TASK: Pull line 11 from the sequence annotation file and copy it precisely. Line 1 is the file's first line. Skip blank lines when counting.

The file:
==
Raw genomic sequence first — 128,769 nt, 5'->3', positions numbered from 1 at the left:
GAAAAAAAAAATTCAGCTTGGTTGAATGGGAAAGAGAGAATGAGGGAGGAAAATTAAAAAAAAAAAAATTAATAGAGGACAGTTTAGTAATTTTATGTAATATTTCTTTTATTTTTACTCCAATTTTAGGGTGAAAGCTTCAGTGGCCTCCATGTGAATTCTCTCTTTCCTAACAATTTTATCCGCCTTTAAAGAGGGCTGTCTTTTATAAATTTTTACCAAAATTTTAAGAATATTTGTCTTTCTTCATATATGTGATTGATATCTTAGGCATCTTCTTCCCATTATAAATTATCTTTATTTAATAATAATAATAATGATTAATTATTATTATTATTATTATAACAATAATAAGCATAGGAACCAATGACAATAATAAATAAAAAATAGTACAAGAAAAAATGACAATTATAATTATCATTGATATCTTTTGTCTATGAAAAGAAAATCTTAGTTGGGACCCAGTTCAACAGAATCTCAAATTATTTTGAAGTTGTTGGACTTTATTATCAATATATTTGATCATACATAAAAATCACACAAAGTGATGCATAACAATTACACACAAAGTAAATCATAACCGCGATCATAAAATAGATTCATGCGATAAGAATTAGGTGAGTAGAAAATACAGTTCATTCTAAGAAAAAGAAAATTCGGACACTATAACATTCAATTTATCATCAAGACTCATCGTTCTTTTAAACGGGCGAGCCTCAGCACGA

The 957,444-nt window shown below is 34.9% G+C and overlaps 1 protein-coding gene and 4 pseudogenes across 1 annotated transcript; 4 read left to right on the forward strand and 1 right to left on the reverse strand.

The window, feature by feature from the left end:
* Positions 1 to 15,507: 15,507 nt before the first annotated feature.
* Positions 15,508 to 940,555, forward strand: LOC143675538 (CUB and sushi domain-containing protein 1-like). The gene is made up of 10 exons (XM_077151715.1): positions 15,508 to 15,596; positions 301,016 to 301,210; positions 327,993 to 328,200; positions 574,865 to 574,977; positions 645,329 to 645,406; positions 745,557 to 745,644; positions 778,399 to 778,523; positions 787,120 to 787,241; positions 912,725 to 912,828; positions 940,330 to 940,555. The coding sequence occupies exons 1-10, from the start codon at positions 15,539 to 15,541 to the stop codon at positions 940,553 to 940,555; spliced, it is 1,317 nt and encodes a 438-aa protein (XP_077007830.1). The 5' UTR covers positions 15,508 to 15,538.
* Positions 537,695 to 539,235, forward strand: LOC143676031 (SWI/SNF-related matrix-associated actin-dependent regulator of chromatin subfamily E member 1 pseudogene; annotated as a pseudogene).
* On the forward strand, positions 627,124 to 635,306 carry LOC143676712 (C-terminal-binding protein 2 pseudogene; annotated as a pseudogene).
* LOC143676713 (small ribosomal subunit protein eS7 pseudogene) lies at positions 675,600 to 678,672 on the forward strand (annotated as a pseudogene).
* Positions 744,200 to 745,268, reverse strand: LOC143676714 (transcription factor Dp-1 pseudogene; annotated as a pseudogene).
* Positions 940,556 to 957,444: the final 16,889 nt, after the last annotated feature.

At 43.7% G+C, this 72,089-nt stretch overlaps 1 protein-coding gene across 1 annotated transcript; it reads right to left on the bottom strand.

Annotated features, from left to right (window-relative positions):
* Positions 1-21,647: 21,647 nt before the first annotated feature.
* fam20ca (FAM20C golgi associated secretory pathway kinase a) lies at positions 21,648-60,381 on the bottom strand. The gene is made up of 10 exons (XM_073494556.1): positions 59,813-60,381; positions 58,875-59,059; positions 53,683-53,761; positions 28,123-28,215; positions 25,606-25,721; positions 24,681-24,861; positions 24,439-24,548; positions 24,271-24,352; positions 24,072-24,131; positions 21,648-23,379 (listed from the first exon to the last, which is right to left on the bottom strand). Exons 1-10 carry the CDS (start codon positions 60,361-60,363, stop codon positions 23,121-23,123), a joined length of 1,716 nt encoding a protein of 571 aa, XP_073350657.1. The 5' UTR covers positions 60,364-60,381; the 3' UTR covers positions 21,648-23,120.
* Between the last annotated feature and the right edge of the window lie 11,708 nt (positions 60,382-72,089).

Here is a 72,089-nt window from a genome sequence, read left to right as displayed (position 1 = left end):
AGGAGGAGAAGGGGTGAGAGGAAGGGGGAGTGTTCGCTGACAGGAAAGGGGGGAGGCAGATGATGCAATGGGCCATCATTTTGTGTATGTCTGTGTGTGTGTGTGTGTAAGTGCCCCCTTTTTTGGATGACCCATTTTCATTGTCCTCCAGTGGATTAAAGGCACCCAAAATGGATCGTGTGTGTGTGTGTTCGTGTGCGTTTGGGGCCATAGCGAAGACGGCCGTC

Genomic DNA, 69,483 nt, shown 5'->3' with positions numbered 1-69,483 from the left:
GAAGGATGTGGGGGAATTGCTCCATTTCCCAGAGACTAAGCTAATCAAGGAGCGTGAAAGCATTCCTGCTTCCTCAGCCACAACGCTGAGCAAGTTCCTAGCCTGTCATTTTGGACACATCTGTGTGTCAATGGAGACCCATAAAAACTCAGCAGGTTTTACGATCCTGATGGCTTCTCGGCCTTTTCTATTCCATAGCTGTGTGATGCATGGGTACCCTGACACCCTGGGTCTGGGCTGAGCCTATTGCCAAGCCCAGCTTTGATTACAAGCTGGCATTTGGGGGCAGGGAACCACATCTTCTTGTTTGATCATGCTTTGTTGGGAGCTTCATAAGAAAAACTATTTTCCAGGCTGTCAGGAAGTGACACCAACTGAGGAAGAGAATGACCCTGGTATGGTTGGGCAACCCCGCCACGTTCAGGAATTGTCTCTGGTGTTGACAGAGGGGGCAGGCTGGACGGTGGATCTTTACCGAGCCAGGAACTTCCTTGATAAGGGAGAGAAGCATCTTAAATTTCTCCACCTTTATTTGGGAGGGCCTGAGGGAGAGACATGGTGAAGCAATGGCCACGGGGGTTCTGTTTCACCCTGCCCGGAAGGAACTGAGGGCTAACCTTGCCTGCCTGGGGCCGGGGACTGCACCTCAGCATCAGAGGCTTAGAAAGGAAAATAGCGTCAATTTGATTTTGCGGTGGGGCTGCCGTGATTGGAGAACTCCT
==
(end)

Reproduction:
* Positions 940,556 to 957,444: the final 16,889 nt, after the last annotated feature.